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IPO

IPO

How preferred shares affect the bottom line at tech companies looking to list in Hong Kong

Investors should pay attention to recurrent income of core operation, which shows company’s performance

PUBLISHED : Thursday, 03 May, 2018, 5:30pm
UPDATED : Thursday, 03 May, 2018, 5:30pm

Preferred shares, also known as preference shares, are not a new financial instrument, but they have become popular because an increasing number of technology companies issue them to raise funds ahead of an initial public offering.

Paul Lau, partner and head of capital markets at KPMG China, explains what this instrument is and how it affects a technology company’s bottom line.

What is a preferred/preference share?

It is a share class of ownership in a company that has a higher claim on its assets and earnings than ordinary shares, and generally entitles the holder to a fixed dividend, whose payment takes priority over that of ordinary share dividends.

Why do technology companies issue these shares?

Technology companies often issue preferred shares, or preference shares, as part of their pre-IPO financing. These come with certain features, such as convertibility into common shares, and are redeemable at the option of the holder at some future date if there is no IPO. These features give the investor an exit plan, which includes their preference shares being converted into listed ordinary shares upon an IPO.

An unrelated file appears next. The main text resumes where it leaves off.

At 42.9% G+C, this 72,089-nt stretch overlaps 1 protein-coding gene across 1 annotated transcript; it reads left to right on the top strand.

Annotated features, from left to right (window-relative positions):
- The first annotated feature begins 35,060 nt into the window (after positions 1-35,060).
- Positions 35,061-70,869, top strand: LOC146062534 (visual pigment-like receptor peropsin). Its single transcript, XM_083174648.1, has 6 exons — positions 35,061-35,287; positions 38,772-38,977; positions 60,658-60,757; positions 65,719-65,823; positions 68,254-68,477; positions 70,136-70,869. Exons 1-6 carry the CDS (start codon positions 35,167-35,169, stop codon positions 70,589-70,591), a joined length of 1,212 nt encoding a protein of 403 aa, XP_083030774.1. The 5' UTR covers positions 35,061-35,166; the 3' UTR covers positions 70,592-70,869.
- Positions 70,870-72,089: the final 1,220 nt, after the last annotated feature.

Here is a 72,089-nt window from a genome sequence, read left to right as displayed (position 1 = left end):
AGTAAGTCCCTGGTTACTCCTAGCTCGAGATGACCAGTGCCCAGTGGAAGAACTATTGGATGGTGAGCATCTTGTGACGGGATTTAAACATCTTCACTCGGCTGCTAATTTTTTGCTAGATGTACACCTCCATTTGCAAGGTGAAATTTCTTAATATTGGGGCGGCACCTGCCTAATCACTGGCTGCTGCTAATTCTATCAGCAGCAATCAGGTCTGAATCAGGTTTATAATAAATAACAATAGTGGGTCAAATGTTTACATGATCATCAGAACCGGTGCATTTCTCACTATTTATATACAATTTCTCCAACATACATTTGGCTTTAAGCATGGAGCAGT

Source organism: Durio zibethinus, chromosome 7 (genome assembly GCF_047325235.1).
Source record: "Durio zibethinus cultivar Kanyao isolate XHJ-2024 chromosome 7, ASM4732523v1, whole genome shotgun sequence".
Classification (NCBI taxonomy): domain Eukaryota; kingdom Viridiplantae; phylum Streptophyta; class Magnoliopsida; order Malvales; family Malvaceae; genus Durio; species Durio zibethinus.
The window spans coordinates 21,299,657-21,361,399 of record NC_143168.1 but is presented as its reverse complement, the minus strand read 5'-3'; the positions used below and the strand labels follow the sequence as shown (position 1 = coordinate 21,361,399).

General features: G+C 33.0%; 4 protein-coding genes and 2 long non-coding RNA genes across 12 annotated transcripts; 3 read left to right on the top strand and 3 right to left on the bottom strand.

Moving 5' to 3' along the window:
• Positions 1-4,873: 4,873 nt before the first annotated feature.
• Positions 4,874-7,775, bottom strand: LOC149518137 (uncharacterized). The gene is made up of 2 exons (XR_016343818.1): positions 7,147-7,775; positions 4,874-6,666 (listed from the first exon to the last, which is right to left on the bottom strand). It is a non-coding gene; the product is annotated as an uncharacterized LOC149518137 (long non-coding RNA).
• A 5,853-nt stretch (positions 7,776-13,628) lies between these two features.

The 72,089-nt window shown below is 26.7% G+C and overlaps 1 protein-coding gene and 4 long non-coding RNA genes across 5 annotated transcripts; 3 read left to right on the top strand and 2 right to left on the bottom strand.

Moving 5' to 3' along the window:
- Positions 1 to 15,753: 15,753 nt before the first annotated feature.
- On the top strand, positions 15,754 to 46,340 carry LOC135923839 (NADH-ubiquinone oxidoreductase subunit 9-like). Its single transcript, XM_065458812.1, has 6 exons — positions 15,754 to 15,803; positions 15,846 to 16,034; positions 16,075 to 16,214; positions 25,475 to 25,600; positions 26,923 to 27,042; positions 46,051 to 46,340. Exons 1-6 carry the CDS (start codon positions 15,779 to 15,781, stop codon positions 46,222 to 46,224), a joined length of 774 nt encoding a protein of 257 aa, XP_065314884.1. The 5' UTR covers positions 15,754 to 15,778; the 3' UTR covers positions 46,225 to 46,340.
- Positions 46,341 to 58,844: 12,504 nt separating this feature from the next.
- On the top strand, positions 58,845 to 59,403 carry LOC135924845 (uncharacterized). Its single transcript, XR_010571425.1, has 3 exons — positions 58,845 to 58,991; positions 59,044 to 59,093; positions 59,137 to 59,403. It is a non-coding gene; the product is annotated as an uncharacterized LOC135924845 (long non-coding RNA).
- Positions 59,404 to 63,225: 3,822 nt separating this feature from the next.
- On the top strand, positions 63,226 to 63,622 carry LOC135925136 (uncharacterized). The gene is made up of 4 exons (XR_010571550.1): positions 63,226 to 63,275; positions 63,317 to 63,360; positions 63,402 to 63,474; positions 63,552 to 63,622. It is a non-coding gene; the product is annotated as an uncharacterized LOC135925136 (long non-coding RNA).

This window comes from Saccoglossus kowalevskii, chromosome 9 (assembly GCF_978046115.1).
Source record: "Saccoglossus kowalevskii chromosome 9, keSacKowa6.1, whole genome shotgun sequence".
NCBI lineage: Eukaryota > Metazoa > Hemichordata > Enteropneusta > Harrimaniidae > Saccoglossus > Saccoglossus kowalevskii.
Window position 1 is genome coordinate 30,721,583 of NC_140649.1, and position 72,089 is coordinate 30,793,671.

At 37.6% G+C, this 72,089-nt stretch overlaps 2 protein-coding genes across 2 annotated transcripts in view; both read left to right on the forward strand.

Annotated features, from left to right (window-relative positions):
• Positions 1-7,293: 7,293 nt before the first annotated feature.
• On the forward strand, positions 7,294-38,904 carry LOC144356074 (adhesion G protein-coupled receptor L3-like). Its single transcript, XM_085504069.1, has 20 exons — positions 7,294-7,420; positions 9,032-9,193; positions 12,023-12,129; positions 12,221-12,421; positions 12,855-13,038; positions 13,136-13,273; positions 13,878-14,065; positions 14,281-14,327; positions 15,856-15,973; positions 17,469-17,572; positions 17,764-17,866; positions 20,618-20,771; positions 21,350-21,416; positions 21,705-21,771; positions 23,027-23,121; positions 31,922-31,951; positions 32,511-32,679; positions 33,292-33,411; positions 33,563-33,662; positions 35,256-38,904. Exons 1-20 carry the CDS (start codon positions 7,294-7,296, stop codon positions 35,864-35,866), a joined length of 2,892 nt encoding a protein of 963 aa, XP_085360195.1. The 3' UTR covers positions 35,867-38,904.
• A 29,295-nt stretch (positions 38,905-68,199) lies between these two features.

How does it affect a technology company’s profit and loss account?

The accounting for these shares is complicated and, in some cases, will result in the shares in their entirety, or some component thereof, being accounted for at their fair market value, with changes in the fair value being recorded as an expense in the profit and loss account. For many technology companies, as the valuation of the company increases, the fair value of these financial instruments tends to increase, which means a larger profit and loss charge.

How does this affect investors?

The profit and loss charge is not an operating expense and is non-cash in nature, and this accounting treatment will not go forward after an IPO, as the preference shares are converted into ordinary shares upon listing. As for investors, they should pay attention to what is the recurrent income of the core operation, which reflects the company’s operating performance.

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